What a pain to get installed! "Just burn our automagical distro to an SD card!" Great, does that distro drive the obscure lcd display on my Pi? No, ok, then let’s figure out how to install this software on the distribution I need.

The first annoyance is that it needs Python 3.6. No, not Python 3.5. It demands 3.6. Start by sorting out a build toolchain.

sudo apt install build-essential tk-dev libncurses5-dev libncursesw5-dev
sudo apt install libreadline6-dev libdb5.3-dev libgdbm-dev libsqlite3-dev
sudo apt install libssl-dev libbz2-dev libexpat1-dev liblzma-dev zlib1g-dev
sudo apt install build-essential tk-dev libncurses5-dev libncursesw5-dev
sudo apt install libreadline6-dev libdb5.3-dev libgdbm-dev libsqlite3-dev
sudo apt install libssl-dev libbz2-dev libexpat1-dev liblzma-dev zlib1g-dev

Once you have all that, download Python from and start compiling it.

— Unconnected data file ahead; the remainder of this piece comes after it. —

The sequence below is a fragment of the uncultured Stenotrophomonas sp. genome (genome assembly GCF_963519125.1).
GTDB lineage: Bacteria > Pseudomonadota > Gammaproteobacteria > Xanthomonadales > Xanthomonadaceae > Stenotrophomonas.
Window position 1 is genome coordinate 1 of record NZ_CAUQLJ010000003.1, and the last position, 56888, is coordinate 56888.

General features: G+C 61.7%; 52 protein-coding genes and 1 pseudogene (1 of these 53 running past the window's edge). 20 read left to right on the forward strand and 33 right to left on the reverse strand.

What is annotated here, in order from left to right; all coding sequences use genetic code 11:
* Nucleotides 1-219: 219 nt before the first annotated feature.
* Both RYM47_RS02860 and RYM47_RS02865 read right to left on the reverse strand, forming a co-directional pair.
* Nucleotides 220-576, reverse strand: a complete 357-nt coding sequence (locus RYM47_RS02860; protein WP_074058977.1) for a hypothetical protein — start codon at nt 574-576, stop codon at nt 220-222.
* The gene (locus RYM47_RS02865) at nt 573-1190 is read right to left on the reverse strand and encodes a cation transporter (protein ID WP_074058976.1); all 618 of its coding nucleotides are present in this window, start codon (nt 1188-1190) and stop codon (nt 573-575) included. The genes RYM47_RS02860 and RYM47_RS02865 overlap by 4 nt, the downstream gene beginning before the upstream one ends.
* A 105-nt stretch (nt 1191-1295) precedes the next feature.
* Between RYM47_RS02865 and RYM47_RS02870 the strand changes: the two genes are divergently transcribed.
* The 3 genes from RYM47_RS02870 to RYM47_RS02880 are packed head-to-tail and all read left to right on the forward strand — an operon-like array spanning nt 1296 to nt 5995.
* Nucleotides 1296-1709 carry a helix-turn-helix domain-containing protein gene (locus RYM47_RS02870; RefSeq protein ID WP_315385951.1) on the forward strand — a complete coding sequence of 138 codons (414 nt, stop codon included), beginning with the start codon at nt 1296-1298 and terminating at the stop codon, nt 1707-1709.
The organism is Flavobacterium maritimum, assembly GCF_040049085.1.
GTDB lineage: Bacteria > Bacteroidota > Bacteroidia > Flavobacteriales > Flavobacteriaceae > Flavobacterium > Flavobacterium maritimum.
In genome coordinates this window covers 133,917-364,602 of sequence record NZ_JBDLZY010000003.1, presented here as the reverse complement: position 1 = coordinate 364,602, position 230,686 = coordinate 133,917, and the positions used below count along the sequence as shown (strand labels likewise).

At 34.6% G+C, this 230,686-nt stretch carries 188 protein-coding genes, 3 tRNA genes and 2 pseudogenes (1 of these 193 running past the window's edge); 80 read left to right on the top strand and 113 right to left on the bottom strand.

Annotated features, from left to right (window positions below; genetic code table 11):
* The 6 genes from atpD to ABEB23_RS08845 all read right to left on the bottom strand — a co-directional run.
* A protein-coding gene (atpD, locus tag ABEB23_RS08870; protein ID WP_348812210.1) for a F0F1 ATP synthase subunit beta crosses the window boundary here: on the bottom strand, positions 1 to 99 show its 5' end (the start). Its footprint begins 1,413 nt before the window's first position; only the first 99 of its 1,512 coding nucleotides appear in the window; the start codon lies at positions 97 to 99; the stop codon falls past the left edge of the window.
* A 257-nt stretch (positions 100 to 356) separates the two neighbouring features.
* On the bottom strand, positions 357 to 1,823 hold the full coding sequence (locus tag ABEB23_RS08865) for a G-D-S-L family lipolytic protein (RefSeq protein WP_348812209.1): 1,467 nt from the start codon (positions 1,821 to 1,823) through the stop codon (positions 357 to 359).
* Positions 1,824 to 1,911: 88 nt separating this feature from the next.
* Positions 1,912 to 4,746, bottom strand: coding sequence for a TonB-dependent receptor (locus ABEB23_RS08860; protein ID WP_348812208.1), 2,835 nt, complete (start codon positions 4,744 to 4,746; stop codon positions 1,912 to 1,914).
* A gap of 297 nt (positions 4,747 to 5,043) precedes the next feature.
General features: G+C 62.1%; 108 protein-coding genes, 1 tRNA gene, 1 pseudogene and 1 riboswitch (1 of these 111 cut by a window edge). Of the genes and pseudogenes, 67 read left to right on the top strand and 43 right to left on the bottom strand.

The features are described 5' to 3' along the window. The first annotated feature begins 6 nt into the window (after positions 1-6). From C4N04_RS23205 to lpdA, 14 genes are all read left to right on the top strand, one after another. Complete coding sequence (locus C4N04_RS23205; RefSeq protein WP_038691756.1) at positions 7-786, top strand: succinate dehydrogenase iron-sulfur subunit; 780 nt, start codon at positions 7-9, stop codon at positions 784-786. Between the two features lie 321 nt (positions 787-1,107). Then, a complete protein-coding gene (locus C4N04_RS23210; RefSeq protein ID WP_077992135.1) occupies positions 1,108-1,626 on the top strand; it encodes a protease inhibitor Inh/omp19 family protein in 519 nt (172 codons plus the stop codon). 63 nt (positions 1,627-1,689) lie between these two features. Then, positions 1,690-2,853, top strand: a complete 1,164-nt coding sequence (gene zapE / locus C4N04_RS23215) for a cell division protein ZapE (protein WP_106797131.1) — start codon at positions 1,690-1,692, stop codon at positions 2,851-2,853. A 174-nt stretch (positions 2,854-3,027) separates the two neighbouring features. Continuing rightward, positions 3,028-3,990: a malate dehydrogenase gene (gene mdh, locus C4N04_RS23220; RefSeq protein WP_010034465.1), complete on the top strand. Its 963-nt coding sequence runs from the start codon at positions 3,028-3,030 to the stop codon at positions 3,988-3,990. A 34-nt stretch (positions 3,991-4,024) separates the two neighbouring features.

tar xf Python-3.6.5.tar.xz
cd Python-3.6.5
sudo make altinstall
python3.6 --version # Should work now.

Now make a virtual environment for Octoprint.

python3.6 -m venv venv
source venv/bin/activate
pip3.6 install pip --upgrade
pip3.6 install psutil
pip3.6 install wrapt
pip3.6 install octoprint # Might need sudo here. Whatever.

This should create an octoprint executable in /usr/local/bin/octoprint.

I created a script that looks like this.

# This really should be run from a screen session. Insist.
if [ "${TERM::6}" == screen ]; then echo "Screen session OK"; else echo "NOT in a screen"; exit 1 ;fi
# source /home/pi/Octoprint/venv/bin/activate # I don't think this is really needed.
octoprint serve --host= --port=5000

When I run it, it seems to work and fires up the Octoprint server. Once that’s up you can go to a comfortable computer and point it at your target — in my case. Note that if you try https, it will time out and be confusing.